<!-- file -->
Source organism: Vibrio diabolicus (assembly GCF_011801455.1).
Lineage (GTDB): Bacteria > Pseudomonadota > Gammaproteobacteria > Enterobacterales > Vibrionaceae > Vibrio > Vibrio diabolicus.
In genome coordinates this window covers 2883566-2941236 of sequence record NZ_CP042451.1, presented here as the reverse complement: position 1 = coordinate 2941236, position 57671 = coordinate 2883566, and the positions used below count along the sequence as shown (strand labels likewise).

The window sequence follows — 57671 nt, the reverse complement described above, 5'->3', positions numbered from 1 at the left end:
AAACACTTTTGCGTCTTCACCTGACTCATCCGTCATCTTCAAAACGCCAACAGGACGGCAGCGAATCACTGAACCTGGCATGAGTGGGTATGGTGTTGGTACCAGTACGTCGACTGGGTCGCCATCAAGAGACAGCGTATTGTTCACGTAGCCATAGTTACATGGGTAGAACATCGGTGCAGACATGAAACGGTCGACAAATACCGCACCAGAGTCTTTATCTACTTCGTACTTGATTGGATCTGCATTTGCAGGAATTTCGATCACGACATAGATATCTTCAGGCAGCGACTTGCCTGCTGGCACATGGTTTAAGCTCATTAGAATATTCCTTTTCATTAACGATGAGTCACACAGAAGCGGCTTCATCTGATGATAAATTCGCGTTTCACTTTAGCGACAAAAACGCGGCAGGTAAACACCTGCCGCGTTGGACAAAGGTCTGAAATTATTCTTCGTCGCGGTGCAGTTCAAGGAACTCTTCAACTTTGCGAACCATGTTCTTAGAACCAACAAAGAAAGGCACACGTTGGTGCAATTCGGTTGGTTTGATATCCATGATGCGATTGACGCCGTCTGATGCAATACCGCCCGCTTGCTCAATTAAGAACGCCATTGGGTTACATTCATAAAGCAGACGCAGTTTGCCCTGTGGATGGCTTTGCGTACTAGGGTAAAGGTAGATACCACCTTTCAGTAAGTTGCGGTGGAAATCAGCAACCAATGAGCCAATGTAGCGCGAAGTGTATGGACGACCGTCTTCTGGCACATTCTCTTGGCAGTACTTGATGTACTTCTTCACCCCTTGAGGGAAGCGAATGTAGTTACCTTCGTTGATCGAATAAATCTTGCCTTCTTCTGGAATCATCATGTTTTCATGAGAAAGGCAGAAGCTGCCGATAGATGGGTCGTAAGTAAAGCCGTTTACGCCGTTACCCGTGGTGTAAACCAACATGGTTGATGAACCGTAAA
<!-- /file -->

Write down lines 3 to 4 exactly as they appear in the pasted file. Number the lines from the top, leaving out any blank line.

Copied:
In genome coordinates this window covers 2883566-2941236 of sequence record NZ_CP042451.1, presented here as the reverse complement: position 1 = coordinate 2941236, position 57671 = coordinate 2883566, and the positions used below count along the sequence as shown (strand labels likewise).

The window sequence follows — 57671 nt, the reverse complement described above, 5'->3', positions numbered from 1 at the left end: